Stephen Wendell: Man this is the toughest game to predict of the weekend. I think the Vikings put together a FG drive late to win 17-16 and inch out the Saints, putting them one win in Philly away from hosting the Super Bowl! Projected Score: Vikings 17 – Saints 16.

Matt Papson: The Vikings have a more feasible path to a home super bowl than any team in recent memory. Case Keenum isn’t as good as Drew Brees, but the Vikings offense has been consistent and Pat Shurmur is going to put his mark on his final few games with the team Projected Score: Vikings 31 – Saints 27.

Robert Cowper: Jury duty got a hold of Bob this week (good thing college is done) so he was just able to send his projected scores. Projected Score: Vikings 24 – Saints 23.

Matt Goodwin: Going with experienced QB play in each game as that is the key to the divisional round in my opinion. Projected Score: Saints 24 – Vikings 20.

Nick AndrewsThis is another regular season rematch but unlike my Jags prediction, I think this one will be a different outcome. In week 1 the Saints were trying to figure out what to do with Adrian Peterson, had yet to discover the awesome power of Alvin Kamara, and faced Sam Bradford instead of Case Keenum at QB. Marshon Lattimore has also developed into a shutdown corner which will limit the big plays of Stefon Diggs. If the Saints offense can continue to both stretch the field with Brees, Thomas and Ginn Jr. as well as pound the ball with Ingram and Kamara I see the Saints hosting the NFC Championship game next week. Projected Score: Saints 20 – Vikings 17.

Bernard FallerThis game is the highlight of the playoff weekend.  Two of the best overall teams in the league face off for the second time this season.  The Vikings won the first matchup on the strength of a 347 yard, 3 touchdown game by Sam Bradford.  Both teams are good on each side of the ball but the highlight will be two top-rated units squaring off in the New Orleans offense against the Minnesota defense.  In a common theme for my picks, I pick the team with the proven quarterback in Drew Brees going against playoff first-timer Case Keenum. Projected Score: Saints 24 – Vikings 20.

Dave SandersIn what most are calling the game of the week, New Orleans travels to Minnesota in a showcase of two of the best QBs in 2017….Drew Brees (makes sense) and Case Keenum (wait what?).  It’s true.  Maybe it’s the 2,500 virtual reality reps or just distance from Jeff Fisher, but Keenum has turned himself into a very good quarterback.  I still have this feeling in the back of my mind that he’s going to sink the Vikings with a dud of a game at some point.  I’ll bet on it being this game as Kamara, Ingram, Brees, and Thomas may be too much for the Vikings regardless. Give me the Saints and the 4.5 points. Projected Score: Saints 24 – Vikings 23.

More Analysis by Stephen Wendell

The Watch List: National Championship Preview

Updated: January 5th 2018

Welcome to The Watch List, a resource to help RSO owners identify the storylines, players and matchups from the college game that deserve your attention.  To view my weekly picks, follow me on Twitter @robertfcowper.  During the college bowl season, The Watch List will continue to update you on who is fantasy relevant and worth your draft capital next year.  Note: times listed are Eastern.

The finish line is in sight, the marathon that is the bowl season is nearly over, just one more game remaining.  While listening to ESPNU Radio these past few days (a must-listen for anybody with SiriusXM) a number of callers and pundits have expressed disappointment in an all-SEC championship.  I say, “who cares,” because they are the two best teams in the country in my mind.  Let’s not forget that despite all the banter about Bama’s playoff resume, they were still ranked #1 in the AP Poll until they lost to Auburn on Nov 25.  Georgia didn’t get that high but was #2 for about a month in the middle of the year.  I have covered these two teams a lot this season so I wanted to avoid rehashing the same analysis and the same talking points.  So, I decided to go with a “tale of the tape” type preview.  I will compare the teams’ various units to see who has the advantage before making my prediction.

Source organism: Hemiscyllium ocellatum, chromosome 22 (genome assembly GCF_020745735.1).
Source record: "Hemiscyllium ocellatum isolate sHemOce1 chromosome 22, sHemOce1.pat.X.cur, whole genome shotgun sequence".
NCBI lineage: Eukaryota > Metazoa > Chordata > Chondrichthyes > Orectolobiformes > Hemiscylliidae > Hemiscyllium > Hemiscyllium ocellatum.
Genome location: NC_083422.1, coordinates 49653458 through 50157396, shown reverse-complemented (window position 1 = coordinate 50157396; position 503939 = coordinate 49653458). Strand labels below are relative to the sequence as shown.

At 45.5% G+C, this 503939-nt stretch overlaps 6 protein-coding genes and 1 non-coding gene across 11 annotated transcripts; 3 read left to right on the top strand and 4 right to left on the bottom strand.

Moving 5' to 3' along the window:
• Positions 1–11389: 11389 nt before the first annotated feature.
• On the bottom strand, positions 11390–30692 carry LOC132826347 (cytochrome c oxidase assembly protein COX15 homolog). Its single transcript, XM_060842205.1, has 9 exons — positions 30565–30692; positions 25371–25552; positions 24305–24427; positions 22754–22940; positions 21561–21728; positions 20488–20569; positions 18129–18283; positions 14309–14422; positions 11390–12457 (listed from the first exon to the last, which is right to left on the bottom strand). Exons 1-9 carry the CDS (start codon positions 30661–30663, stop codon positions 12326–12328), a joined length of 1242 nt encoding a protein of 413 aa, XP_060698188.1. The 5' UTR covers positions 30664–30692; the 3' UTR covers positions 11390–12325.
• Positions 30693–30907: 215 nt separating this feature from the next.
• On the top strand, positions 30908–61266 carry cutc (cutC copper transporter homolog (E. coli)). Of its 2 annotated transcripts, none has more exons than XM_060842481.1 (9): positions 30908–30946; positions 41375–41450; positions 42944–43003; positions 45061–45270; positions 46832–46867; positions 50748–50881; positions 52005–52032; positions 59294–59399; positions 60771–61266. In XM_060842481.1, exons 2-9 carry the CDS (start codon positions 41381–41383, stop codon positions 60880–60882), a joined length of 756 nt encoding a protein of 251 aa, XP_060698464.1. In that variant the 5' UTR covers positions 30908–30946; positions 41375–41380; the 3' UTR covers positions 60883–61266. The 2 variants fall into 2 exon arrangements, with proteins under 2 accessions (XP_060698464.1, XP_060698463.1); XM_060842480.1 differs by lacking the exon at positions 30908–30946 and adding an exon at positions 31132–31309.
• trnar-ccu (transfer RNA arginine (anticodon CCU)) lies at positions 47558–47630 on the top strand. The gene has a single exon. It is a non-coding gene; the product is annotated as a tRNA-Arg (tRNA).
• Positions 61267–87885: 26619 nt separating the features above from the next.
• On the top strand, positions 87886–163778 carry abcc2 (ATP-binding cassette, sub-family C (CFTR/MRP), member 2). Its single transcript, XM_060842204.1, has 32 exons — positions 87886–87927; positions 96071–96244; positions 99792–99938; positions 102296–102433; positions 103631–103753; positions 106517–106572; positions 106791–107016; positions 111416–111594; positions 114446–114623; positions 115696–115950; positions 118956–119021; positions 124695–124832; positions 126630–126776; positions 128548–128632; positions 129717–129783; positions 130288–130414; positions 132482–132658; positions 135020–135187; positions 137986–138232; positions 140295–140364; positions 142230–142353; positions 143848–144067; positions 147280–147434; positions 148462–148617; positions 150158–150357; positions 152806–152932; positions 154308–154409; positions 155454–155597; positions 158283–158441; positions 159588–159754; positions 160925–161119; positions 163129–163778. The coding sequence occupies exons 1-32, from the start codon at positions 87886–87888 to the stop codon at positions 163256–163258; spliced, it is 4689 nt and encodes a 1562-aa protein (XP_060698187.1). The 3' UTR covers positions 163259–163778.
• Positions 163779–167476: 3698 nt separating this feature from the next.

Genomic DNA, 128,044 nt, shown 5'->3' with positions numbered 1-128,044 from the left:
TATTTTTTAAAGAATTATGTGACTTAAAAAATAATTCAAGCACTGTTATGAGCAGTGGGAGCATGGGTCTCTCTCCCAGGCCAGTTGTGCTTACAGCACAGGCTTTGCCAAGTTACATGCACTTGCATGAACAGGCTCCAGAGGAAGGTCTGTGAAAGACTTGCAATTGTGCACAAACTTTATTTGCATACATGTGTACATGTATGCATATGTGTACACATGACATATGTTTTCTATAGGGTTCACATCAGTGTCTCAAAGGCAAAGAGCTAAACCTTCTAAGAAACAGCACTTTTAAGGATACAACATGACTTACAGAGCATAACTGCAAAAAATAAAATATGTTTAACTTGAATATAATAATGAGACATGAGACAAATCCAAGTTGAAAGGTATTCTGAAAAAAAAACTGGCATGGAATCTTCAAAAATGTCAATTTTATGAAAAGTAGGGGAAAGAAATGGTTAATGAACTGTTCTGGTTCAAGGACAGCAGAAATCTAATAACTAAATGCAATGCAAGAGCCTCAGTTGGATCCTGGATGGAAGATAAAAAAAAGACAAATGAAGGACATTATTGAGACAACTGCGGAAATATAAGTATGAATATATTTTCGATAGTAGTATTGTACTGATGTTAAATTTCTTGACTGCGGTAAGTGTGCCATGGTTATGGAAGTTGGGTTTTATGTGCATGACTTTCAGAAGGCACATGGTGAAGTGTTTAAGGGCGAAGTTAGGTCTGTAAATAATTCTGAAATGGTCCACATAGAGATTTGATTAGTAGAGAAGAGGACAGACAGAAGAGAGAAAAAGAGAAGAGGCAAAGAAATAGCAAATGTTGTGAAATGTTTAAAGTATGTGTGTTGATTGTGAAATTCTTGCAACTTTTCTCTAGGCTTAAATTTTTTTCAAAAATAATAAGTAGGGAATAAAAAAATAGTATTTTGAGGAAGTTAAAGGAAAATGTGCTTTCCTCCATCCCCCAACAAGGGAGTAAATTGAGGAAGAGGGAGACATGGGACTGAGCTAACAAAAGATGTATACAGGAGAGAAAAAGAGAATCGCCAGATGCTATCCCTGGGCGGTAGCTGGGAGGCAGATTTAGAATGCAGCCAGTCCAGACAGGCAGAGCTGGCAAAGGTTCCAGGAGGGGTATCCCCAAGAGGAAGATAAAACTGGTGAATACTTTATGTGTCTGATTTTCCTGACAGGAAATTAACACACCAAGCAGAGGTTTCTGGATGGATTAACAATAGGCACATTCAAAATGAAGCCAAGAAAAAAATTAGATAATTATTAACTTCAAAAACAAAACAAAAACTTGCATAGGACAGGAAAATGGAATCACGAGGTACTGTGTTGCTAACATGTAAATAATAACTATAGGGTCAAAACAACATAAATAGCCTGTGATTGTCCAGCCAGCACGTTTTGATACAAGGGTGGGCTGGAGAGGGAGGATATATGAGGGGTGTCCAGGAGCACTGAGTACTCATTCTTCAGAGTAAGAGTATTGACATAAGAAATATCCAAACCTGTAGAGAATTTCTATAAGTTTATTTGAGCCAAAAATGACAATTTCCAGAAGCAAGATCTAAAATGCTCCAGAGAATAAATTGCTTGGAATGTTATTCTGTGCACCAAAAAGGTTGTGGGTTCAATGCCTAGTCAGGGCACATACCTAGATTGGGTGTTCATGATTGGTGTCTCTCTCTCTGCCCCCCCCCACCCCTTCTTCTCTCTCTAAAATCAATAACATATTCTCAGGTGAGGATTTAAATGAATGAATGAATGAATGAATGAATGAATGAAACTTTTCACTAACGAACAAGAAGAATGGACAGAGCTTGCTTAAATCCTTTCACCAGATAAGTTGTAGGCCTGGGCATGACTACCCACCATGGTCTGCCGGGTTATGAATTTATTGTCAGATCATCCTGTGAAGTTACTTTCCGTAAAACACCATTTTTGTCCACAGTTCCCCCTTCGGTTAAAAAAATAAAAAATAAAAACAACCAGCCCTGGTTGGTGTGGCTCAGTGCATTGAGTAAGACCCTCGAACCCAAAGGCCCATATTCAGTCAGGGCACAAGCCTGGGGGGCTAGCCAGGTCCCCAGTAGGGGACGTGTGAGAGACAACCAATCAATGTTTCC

Quarterback: Alabama

Ironically the first unit I looked at was probably the hardest for me to determine my pick.  Jake Fromm leads Jalen Hurts in most passing categories but I give Hurts the nod for two reasons: 1) his experience and 2) his ability to protect the ball.  Hurts may only be a sophomore but he’s literally been here before.  This game will be Hurts fourth College Football Playoff game.  He has played okay in those games but it’s less about what he does do and more about what he doesn’t do: turn the ball over.  Hurts has just one interception and two fumbles lost this season.  Fromm has five and two – not a huge increase but he had far fewer “touches” this season than Hurts.  The two had basically the same number of passing attempts (248 vs 259) but Hurts had a hundred more carries and played in one less game.  Fromm will likely outplay Hurts as a passer but I’d rather have Hurts.

Running Backs: Georgia

Both teams feature a stable of backs that contribute.  Georgia uses Nick Chubb and Sony Michel almost equally but also sprinkles in freshman D’Andre Swift.  Meanwhile, Alabama uses Damien Harris, Bo Scarborough, Najee Harris and Joshua Jacobs.  Najee Harris and Jacobs only combined for three touches against Clemson but they were both utilized more during the regular season.  Damien Harris is the lead back (19 carries for 77 yards last week) but Scarborough will still see plenty of action.  Damien Harris averages 7.6 yards per carry on the season which is great but is actually eclipsed by Georgia’s Sony Michel (8.0).  If you watched Georgia beat Oklahoma you were surely impressed by Michel.  He out-touched Chubb 15-14 because of his four receptions.  Michel is a better pass catcher than Chubb but his receiving against Oklahoma was mostly unexpected; he had just nine receptions on the season and only once in his four season career has he had four receptions in a game.  My guess is that they did not feel they could trust freshman D’Andre Swift, the leading pass catcher among running backs this season, in pass protection which meant Michel getting more snaps on passing downs.  If Georgia’s backs can match half their Rose Bowl output (367 total yards, 6 TDs) they’ll give the Bulldogs a shot.